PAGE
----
Kuugalak, a new cultural centre in Cambridge Bay, Nunavut, aims to preserve the Inuinnaqtun language and culture
Kuugalak, translating to little water, is set to open in the new year. The centre is for the Pitquhirnikkut Ilihautiniq/Kitikmeot Heritage Society to host cultural programming and activities for Inuinnaqtun.
The society's activities are aimed at Inuinnaqtun revitalisation, collaborations to preserve and renew Inuinnait culture, and community well-being. Officials hope the first cultural programme will be held in the new building as early as January 2024.
In 2019, the society partnered with the Southern Alberta Institute of Technology (SAIT) to develop plans for the cultural centre and set a net-zero emissions target for the building. Two years later, the design work began to bridge local and traditional Inuit knowledge with renewable and energy efficient materials. Construction started in 2022.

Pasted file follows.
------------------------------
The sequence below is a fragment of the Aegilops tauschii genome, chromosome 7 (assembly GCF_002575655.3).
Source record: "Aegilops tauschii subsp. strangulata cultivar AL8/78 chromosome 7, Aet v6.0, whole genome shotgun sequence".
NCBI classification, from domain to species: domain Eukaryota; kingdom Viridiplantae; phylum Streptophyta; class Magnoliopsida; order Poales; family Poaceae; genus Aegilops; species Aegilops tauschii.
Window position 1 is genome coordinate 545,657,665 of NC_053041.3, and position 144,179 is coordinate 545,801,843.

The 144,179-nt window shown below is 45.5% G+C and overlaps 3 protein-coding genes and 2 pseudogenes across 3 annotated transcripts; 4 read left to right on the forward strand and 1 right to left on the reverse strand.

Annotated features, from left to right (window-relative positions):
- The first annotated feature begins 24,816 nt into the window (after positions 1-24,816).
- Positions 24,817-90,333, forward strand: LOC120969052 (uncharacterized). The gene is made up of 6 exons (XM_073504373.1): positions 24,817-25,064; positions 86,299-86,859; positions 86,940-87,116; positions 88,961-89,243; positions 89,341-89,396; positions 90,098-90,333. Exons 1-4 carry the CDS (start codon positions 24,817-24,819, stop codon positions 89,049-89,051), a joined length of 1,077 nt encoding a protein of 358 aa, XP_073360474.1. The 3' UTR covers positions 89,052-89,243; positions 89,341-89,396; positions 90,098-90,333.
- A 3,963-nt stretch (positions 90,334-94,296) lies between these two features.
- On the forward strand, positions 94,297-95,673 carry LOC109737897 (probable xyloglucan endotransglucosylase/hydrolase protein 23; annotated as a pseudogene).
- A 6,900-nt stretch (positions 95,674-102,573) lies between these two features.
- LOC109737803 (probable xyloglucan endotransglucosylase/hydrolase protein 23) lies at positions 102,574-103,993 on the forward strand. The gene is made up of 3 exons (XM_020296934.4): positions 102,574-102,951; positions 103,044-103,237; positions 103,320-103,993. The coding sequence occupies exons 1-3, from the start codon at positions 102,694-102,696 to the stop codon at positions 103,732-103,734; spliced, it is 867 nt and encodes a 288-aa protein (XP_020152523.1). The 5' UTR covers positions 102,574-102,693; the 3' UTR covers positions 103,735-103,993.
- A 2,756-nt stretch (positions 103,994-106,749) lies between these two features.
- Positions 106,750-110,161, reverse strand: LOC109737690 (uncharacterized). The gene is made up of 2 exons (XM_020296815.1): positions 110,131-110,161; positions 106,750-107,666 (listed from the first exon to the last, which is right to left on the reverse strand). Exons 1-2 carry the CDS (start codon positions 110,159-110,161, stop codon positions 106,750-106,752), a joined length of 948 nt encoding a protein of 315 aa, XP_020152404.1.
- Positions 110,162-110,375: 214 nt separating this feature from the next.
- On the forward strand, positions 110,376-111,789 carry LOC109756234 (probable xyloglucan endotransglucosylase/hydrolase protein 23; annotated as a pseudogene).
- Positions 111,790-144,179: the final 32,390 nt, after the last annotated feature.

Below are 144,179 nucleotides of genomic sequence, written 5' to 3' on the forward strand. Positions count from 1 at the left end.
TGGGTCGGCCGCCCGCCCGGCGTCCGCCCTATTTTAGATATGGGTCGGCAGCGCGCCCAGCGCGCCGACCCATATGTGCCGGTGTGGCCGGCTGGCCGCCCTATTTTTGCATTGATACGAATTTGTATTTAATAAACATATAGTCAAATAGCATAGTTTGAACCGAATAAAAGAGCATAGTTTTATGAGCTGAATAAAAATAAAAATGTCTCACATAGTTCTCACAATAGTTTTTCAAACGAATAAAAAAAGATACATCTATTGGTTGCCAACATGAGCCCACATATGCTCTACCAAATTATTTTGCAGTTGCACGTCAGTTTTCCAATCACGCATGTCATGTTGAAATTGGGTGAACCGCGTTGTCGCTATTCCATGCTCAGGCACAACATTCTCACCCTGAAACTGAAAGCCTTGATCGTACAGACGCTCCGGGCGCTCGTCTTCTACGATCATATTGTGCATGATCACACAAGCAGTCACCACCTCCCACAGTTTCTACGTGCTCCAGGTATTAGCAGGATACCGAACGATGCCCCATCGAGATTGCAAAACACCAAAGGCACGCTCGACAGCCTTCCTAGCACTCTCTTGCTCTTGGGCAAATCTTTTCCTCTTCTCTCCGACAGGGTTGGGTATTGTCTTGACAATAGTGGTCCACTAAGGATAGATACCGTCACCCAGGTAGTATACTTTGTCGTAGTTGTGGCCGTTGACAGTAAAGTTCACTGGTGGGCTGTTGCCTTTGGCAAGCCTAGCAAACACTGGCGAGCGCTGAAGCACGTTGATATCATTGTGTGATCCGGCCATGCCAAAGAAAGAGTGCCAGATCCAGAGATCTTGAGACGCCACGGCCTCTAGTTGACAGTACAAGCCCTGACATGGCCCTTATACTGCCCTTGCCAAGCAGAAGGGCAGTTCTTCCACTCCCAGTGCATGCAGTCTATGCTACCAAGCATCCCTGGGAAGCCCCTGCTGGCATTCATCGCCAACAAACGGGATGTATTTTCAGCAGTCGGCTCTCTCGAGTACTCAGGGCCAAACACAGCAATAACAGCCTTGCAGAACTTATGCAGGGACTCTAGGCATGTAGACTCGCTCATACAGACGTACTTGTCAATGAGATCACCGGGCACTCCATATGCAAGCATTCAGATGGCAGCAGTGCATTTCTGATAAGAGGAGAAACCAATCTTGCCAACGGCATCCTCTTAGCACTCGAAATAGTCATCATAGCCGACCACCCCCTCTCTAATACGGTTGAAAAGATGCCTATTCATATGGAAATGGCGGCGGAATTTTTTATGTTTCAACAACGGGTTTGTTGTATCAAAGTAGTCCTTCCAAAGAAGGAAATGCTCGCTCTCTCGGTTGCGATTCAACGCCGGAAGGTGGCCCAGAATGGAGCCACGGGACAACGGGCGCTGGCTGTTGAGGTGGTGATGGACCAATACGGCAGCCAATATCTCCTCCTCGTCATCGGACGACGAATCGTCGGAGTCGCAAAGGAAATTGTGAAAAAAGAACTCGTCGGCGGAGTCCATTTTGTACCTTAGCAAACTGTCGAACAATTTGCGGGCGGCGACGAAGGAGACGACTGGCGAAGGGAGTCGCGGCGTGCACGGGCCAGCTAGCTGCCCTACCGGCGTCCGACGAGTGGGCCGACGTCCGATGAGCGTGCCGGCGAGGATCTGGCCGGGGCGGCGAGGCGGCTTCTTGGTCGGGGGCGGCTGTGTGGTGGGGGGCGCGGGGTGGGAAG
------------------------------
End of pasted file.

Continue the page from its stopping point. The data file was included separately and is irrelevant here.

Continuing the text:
While officials are hopeful to host programming in January, there will still be ongoing construction to finish the outside portion, Emily Angulalik, the society's executive director, said.
A grand opening is expected later in 2024.
Once the building is complete, it will be used to test and monitor how renewable and sustainable building materials perform in Arctic conditions, the society said.
The project has received funding from the Canadian Northern Economic Development Agency’s (CanNor) Canada Community Revitalization Fund, Nunavut Tunngavik Inc., the Government of Nunavut, the federal government and Indigenous Clean Energy.
Elders with Pitquhirnikkut Ilihautiniq say they are looking forward to Kuugalak opening.
Pitquhirnikkut Ilihautiniq (also known as Kitikmeot Heritage Society) is an Inuit-led charitable organisation in the Kitikmeot Region of Nunavut, Canada. Its primary objective is to preserve and promote the cultural heritage and language of Inuinnait, a regional group of Inuit located in the Central Canadian Arctic.
Source: CBC News